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The primacy of St. Peter viewed from the Sea of Galile.

This is the second page holding photos of the Holy Land in June of 2010


I've created two separate pages to ease the load time of photo's for the Holy Land trip. I will update these pages periodically to have other photo's.

The photo above is of the primacy of St. Peter viewing from our boat ride on the Sea of Galilee.
The Church of the Primacy of St. Peter is a Franciscan church located in Tabgha, Israel, on the northwest shore of the Sea of Galilee. It commemorates Jesus' reinstatement of Peter as chief among the Apostles. The present Franciscan chapel was built on the site in 1933. The church incorporates parts of an earlier 4th century church. At the base of its walls, opposite the main altar, foundations of the 4th century church are visible. In the 9th century, the church was referred to as the Place of the Coals. This name refers to the incident of Jesus' preparation of meal for the apostles, building a charcoal fire on which to cook the fish. Also first mentioned in the year 808 are the "Twelve Thrones", a series of heart shaped stones, which were placed along the shore to commemorate the Twelve Apostles. The church survived longer than any other in the area, finally being destroyed in 1263.

Babs at Shepherds fields (outside Bethlehem) and Babs waiting outside of the Holy Sepulchre Church.

She renewed my contract for another 44 years! We and the other married couples of the pilgrimage renewed our vows at the Cana Wedding Church (note the stone jars on the altar). The photo to the right is Ken at the Mount of Beatitudes with the Sea of Galilee in the background.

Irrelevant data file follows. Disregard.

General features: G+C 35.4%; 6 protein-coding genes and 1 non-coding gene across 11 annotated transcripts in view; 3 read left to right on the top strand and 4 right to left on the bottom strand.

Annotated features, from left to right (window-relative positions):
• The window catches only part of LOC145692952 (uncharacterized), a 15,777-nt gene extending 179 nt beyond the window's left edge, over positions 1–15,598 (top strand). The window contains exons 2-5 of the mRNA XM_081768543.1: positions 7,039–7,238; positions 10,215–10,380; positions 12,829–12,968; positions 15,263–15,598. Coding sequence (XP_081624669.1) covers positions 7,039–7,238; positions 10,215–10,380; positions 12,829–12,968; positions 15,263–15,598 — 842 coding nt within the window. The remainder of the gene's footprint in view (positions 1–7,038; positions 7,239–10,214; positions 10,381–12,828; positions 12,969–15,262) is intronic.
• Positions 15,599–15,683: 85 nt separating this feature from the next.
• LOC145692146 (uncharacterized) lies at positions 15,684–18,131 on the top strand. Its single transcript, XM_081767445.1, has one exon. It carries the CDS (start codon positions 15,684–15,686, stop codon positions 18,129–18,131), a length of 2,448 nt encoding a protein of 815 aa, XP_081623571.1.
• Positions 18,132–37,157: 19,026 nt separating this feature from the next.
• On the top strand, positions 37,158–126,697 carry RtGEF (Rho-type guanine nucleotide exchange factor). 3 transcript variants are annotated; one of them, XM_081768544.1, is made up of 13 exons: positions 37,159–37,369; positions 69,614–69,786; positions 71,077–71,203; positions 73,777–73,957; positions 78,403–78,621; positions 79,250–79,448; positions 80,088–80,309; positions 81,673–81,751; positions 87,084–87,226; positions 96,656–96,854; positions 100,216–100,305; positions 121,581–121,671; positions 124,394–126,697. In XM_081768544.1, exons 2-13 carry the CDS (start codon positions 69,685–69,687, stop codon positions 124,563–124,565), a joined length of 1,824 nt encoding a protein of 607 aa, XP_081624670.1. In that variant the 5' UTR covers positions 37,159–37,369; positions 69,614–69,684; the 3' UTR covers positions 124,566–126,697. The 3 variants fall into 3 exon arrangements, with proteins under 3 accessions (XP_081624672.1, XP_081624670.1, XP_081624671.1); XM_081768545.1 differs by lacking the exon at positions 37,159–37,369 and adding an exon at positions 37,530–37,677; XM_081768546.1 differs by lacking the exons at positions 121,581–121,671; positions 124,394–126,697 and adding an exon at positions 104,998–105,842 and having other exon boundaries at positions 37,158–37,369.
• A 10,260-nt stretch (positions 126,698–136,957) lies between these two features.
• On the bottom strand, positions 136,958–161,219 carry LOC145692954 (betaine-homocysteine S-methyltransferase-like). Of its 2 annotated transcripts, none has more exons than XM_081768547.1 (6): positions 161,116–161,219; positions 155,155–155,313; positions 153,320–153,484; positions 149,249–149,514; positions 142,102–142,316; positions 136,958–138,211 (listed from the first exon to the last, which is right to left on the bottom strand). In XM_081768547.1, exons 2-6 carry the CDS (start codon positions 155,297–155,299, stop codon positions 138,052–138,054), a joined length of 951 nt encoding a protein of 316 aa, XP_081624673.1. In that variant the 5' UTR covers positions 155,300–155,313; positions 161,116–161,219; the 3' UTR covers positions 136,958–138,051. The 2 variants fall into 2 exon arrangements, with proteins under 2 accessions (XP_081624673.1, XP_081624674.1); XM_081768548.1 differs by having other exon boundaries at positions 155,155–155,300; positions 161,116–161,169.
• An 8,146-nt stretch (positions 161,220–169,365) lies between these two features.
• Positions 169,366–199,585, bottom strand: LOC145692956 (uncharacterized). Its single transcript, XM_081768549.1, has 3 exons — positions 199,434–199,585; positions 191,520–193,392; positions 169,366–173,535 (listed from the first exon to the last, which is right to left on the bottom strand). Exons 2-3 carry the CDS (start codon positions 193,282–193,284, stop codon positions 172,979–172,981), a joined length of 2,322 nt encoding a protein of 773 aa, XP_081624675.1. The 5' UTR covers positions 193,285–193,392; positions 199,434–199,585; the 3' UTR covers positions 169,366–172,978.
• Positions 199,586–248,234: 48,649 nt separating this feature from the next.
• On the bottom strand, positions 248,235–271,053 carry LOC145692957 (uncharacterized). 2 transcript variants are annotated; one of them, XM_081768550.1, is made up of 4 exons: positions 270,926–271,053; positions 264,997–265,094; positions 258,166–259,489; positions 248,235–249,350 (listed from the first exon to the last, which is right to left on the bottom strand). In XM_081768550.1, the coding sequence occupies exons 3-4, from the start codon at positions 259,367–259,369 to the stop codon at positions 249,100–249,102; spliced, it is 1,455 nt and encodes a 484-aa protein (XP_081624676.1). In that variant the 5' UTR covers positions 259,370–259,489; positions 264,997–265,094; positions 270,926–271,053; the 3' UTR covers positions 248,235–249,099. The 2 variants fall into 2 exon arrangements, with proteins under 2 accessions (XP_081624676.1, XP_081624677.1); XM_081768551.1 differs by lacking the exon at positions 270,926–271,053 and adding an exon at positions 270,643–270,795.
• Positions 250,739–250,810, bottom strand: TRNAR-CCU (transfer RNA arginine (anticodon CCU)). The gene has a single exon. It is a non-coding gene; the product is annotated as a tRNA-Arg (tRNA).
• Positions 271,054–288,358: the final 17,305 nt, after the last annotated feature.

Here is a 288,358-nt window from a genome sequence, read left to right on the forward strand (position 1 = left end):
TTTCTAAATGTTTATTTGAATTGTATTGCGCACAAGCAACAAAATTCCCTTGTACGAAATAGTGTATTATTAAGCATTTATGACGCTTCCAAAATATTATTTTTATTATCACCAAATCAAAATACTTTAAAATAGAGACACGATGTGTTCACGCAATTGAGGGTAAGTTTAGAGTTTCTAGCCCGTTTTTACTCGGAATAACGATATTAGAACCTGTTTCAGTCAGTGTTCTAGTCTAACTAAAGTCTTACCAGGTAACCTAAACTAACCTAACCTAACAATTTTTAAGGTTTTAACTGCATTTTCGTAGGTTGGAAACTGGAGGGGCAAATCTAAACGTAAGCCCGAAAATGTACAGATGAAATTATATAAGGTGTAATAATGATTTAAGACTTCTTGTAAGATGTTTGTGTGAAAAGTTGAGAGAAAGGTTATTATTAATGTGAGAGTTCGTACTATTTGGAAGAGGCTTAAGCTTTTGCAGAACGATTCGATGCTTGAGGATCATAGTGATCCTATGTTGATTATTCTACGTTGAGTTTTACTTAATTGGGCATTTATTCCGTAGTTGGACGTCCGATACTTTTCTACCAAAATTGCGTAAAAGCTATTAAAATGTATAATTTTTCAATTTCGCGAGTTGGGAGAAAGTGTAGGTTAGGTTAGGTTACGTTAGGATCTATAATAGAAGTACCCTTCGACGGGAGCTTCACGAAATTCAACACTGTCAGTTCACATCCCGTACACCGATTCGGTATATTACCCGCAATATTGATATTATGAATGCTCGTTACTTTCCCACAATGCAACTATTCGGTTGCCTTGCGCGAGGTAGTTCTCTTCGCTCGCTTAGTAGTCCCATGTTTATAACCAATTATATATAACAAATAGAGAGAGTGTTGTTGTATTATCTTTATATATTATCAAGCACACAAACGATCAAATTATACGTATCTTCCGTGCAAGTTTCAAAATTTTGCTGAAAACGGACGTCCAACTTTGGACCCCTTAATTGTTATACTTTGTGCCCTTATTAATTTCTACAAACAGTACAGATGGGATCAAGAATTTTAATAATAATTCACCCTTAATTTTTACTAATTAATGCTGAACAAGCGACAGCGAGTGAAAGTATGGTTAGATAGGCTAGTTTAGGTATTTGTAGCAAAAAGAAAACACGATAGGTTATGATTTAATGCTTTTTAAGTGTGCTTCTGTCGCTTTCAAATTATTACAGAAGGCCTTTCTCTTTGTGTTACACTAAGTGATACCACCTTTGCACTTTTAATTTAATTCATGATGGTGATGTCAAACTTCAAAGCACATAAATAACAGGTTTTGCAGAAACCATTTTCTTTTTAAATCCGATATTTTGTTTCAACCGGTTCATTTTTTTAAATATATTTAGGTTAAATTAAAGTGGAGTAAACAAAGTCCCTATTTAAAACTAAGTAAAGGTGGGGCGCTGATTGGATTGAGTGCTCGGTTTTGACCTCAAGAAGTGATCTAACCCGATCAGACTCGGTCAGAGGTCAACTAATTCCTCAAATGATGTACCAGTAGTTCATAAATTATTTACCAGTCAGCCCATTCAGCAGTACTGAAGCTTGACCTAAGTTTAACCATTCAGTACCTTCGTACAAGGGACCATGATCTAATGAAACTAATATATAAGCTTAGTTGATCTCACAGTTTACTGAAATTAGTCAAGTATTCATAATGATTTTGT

A hot Ken resting at Mt Tabor (40C) and the photo to the right is the Church of the Visitation in Nazareth.

Ken on Temple Mount with the Dome on the Rock in the background. The right most photo is Ken at the north wall of Temple Mount with the steps that once lead up to the three gates to the temple prior to its destruction by the Romans.

Babs and Ken on the heights overlooking Tiberias with a blessed cool after 42C in Jericho. Babs outside of St Peters Church in Joppa.

Inside St. Peters Church at Joppa. Joppa (Jaffa) was the point of departure for St Peter leaving Israel to Rome after escaping from arrest by Herod Aggippa. It is believed the Roman Centurion whose daughter Jesus saved was living at Joppa and helped Peter escape to Rome.

The church was built in 1654 in dedication to Saint Peter over a medieval citadel that was erected by Frederick II and restored by Louis IX of France at the beginning of the second half of the thirteenth century.[1] However, in the late eighteenth century the church was twice destroyed and consequently twice rebuilt. The current structure was built between 1888 and 1894 and most recently renovated in 1903. St. Peter's Church also contains thirteenth century remnants of St. Louis' citadel located outside and to the right of the sacristy. The remnants include two whole rooms which are circular in shape, have low ceilings and fire embrasures. It is in these rooms that Napoleon Bonaparte is said to have lived while he was at St. Peter's in 1799 during his campaign in Egypt and Syria. The Franciscan priest was quite taken with our group singing in the mass and gave us a special blessing for our return to the States.